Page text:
The EU’s General Data Protection Regulation (GDPR) will be enforced in a matter of months. Many see the regulation as a victory for personal data rights because it gives individuals the right to ask businesses for detailed information about how their personal data is processed.
GDPR also governs the ways in which businesses conduct their internal data operations and audits. Overall, the regulation makes organizations more accountable for their practices. For those seeking compliance, data security and visibility into employee cloud usage must be a top priority.
Using cloud applications for storing and processing data is a critical concern under GDPR. The regulation mentions a shared responsibility between organizations using cloud apps and cloud service providers (CSPs) like Salesforce and Dropbox. However, it is ultimately the enterprise that has the responsibility of protecting their customers’ data in the cloud – not the CSP. In other words, businesses are accountable for ensuring that customer data is safe and used only as authorized, even when it is stored in a third-party cloud application.
By May 2018, companies of all sizes will need to ensure the efficacy of their cloud security capabilities. To address the operational challenges associated with achieving GDPR compliance, most organizations will need to undergo numerous changes. Below are three of the top ways to ensure GDPR readiness.
1. Locate data and develop a directory
Management and IT need to collaborate to create a directory of procedures. This directory should be a summary of how customer, personal, and company data is collected and processed. Organizations that use the cloud must identify all customer data that moves to and from the cloud, and show how said data is secured. This directory must be comprehensive and include everything from identifiable website traffic data, to email and file data stored in cloud apps. This process should be led by an in-house data protection officer (DPO) as required under GDPR.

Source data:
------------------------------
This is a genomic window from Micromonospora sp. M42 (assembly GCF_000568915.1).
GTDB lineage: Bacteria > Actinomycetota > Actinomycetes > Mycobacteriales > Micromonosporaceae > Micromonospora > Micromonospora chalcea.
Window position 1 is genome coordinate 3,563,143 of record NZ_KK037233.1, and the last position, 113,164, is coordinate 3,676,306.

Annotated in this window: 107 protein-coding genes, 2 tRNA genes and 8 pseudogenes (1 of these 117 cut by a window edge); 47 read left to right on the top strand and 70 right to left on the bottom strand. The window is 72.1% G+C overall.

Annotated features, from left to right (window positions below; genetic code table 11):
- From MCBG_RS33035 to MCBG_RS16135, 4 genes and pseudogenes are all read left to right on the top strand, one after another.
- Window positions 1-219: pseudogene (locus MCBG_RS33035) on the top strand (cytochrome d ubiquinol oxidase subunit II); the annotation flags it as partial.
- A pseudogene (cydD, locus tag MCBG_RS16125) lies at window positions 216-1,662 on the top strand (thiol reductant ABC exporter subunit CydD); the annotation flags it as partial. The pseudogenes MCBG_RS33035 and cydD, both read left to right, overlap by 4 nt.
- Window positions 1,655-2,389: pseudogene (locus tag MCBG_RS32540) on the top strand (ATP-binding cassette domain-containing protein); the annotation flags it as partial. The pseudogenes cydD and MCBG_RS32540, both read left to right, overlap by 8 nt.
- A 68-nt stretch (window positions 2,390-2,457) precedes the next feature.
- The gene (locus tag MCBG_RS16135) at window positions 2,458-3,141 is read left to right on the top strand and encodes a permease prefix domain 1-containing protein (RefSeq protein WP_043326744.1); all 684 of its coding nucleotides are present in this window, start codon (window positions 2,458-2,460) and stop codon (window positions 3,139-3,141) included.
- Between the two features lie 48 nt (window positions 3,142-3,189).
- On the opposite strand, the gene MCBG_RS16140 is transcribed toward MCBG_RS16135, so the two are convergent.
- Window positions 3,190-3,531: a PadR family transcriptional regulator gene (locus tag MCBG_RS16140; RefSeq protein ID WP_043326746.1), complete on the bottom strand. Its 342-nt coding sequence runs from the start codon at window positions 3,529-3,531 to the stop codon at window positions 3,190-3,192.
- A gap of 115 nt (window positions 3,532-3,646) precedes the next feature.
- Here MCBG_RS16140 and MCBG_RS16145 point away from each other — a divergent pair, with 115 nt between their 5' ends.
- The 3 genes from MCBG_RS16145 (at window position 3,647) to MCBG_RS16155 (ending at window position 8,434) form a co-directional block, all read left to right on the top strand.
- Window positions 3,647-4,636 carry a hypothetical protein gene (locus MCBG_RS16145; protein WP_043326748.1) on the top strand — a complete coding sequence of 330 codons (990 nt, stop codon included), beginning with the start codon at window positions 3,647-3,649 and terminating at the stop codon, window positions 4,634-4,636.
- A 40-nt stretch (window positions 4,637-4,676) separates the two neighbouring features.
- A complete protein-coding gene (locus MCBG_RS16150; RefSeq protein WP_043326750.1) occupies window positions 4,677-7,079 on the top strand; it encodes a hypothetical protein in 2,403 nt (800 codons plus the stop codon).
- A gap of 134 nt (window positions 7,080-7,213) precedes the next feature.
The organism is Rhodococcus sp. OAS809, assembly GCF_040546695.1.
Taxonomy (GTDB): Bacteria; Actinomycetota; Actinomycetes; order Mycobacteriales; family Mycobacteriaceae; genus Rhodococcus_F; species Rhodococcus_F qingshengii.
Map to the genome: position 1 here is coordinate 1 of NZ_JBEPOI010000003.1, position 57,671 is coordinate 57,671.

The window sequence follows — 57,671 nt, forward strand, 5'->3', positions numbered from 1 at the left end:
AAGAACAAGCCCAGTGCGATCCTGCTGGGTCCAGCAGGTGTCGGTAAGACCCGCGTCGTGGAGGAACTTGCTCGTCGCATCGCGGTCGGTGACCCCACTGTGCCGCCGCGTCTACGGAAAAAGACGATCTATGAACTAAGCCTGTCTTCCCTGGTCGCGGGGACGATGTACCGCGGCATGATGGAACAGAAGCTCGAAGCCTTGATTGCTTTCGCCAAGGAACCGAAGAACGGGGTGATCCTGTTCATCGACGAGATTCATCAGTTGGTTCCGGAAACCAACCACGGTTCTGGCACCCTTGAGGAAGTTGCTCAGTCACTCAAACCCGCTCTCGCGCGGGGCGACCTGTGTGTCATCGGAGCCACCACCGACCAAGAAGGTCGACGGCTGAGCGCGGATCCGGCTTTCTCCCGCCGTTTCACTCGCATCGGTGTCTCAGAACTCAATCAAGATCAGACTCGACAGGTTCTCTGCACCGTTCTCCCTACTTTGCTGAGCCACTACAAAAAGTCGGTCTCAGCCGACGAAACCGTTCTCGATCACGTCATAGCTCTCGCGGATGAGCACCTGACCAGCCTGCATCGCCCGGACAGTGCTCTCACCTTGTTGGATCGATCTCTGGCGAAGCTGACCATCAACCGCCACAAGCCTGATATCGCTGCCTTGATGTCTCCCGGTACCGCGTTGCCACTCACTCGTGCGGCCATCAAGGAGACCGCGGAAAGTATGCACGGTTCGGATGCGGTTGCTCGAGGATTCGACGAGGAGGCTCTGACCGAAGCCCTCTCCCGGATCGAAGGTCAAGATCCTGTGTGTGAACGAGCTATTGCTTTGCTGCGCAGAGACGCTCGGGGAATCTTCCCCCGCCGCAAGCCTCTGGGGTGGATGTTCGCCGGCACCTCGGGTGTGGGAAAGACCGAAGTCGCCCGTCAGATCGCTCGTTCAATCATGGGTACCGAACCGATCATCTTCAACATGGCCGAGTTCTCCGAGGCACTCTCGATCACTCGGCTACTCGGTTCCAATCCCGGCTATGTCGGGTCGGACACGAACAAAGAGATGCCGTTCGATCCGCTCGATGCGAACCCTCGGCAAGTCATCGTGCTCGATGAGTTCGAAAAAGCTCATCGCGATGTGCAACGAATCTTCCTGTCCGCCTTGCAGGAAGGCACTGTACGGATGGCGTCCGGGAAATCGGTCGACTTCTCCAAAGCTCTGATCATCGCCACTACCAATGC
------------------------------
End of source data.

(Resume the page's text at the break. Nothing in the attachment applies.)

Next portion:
2. Find out more about CSPs’ data processes
CSPs tend to have their own sets of procedures that cloud users must consider when preparing for GDPR compliance. Organizations should compare their procedures and requirements with those of their cloud service providers to ensure that data is completely secured and consistently used only as authorized.
Once GDPR is in effect, CSPs will be able to obtain various certifications based on the levels of protection they provide. These certifications are voluntary; the regulation has no explicit standards to which CSPs must adhere. As such, cloud users must make sure that app vendors have certifications prolific enough to inspire confidence in the tools they provide. Capabilities like data leakage prevention (DLP) and encryption must work consistently. If a breach occurs because of lax CSP controls, the cloud user will ultimately be responsible.
3. Limit shadow IT’s risks
With GDPR on the horizon, companies should begin paying more attention to the circumstances surrounding data access. Visibility into employee activity – logins, downloads, file shares and more – will be crucial in maintaining GDPR compliance. Steps must be taken to prevent malicious and oblivious employees from accessing sensitive data on unsecured devices like personal mobile phones or tablets. If users circumvent security tools to download sensitive data or upload it to unsanctioned cloud apps, then organizations will be found in violation of GDPR for using and transferring data in ways that customers did not authorize.
A helpful way to begin addressing insider threats is to have management and the data protection officer develop a data security code of conduct for employees. In conjunction with this, organizations must deploy technical precautions such as DLP-based control of uploads to unsanctioned cloud apps. Additionally, firms should review privileges to uncover who has access to sensitive data and limit it accordingly.
Becoming GDPR compliant is a major business challenge that will require firms to implement new security measures and operational processes. With its numerous requirements, terms and penalties, the regulation ultimately seeks to make companies more accountable for data privacy and protection. As such, GDPR is a step in the right direction for the future of data security.
This article is published as part of the IDG Contributor Network. Want to Join?